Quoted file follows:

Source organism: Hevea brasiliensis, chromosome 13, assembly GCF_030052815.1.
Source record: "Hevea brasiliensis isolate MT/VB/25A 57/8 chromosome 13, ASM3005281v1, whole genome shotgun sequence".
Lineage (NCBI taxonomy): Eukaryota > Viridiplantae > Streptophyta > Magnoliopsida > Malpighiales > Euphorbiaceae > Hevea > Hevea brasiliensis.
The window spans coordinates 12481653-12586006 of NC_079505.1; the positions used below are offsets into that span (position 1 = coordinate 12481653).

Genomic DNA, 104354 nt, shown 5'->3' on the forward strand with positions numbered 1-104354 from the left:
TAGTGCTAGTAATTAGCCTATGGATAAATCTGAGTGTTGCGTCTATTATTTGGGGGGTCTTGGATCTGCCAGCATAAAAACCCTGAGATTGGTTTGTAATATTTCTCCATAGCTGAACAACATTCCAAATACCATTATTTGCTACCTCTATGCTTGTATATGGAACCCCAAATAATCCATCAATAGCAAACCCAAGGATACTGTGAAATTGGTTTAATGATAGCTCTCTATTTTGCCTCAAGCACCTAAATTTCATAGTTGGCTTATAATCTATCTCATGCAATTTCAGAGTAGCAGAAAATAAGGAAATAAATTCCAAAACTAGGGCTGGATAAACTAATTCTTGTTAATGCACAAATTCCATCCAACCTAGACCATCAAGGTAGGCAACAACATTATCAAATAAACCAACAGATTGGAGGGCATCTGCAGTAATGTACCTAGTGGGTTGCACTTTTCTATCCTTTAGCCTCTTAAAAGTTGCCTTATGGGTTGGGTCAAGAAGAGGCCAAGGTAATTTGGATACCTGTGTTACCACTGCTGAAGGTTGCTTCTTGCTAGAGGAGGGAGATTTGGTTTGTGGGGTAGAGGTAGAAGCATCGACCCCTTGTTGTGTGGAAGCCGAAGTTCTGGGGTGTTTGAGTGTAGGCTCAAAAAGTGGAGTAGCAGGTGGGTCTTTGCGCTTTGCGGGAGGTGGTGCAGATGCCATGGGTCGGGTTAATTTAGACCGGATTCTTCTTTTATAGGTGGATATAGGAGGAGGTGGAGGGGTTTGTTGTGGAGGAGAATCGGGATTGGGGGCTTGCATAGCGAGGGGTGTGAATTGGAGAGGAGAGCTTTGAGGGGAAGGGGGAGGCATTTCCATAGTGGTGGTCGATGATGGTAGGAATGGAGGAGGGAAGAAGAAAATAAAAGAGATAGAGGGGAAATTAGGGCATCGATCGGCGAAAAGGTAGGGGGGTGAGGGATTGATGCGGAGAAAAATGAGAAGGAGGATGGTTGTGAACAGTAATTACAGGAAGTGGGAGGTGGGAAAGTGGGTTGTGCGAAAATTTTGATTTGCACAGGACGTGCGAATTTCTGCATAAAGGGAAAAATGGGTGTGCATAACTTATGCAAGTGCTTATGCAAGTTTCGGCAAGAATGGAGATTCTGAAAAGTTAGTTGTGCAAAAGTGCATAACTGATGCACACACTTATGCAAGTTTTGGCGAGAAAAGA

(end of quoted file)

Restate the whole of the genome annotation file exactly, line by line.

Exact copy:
Source organism: Hevea brasiliensis, chromosome 13, assembly GCF_030052815.1.
Source record: "Hevea brasiliensis isolate MT/VB/25A 57/8 chromosome 13, ASM3005281v1, whole genome shotgun sequence".
Lineage (NCBI taxonomy): Eukaryota > Viridiplantae > Streptophyta > Magnoliopsida > Malpighiales > Euphorbiaceae > Hevea > Hevea brasiliensis.
The window spans coordinates 12481653-12586006 of NC_079505.1; the positions used below are offsets into that span (position 1 = coordinate 12481653).

Genomic DNA, 104354 nt, shown 5'->3' on the forward strand with positions numbered 1-104354 from the left:
TAGTGCTAGTAATTAGCCTATGGATAAATCTGAGTGTTGCGTCTATTATTTGGGGGGTCTTGGATCTGCCAGCATAAAAACCCTGAGATTGGTTTGTAATATTTCTCCATAGCTGAACAACATTCCAAATACCATTATTTGCTACCTCTATGCTTGTATATGGAACCCCAAATAATCCATCAATAGCAAACCCAAGGATACTGTGAAATTGGTTTAATGATAGCTCTCTATTTTGCCTCAAGCACCTAAATTTCATAGTTGGCTTATAATCTATCTCATGCAATTTCAGAGTAGCAGAAAATAAGGAAATAAATTCCAAAACTAGGGCTGGATAAACTAATTCTTGTTAATGCACAAATTCCATCCAACCTAGACCATCAAGGTAGGCAACAACATTATCAAATAAACCAACAGATTGGAGGGCATCTGCAGTAATGTACCTAGTGGGTTGCACTTTTCTATCCTTTAGCCTCTTAAAAGTTGCCTTATGGGTTGGGTCAAGAAGAGGCCAAGGTAATTTGGATACCTGTGTTACCACTGCTGAAGGTTGCTTCTTGCTAGAGGAGGGAGATTTGGTTTGTGGGGTAGAGGTAGAAGCATCGACCCCTTGTTGTGTGGAAGCCGAAGTTCTGGGGTGTTTGAGTGTAGGCTCAAAAAGTGGAGTAGCAGGTGGGTCTTTGCGCTTTGCGGGAGGTGGTGCAGATGCCATGGGTCGGGTTAATTTAGACCGGATTCTTCTTTTATAGGTGGATATAGGAGGAGGTGGAGGGGTTTGTTGTGGAGGAGAATCGGGATTGGGGGCTTGCATAGCGAGGGGTGTGAATTGGAGAGGAGAGCTTTGAGGGGAAGGGGGAGGCATTTCCATAGTGGTGGTCGATGATGGTAGGAATGGAGGAGGGAAGAAGAAAATAAAAGAGATAGAGGGGAAATTAGGGCATCGATCGGCGAAAAGGTAGGGGGGTGAGGGATTGATGCGGAGAAAAATGAGAAGGAGGATGGTTGTGAACAGTAATTACAGGAAGTGGGAGGTGGGAAAGTGGGTTGTGCGAAAATTTTGATTTGCACAGGACGTGCGAATTTCTGCATAAAGGGAAAAATGGGTGTGCATAACTTATGCAAGTGCTTATGCAAGTTTCGGCAAGAATGGAGATTCTGAAAAGTTAGTTGTGCAAAAGTGCATAACTGATGCACACACTTATGCAAGTTTTGGCGAGAAAAGA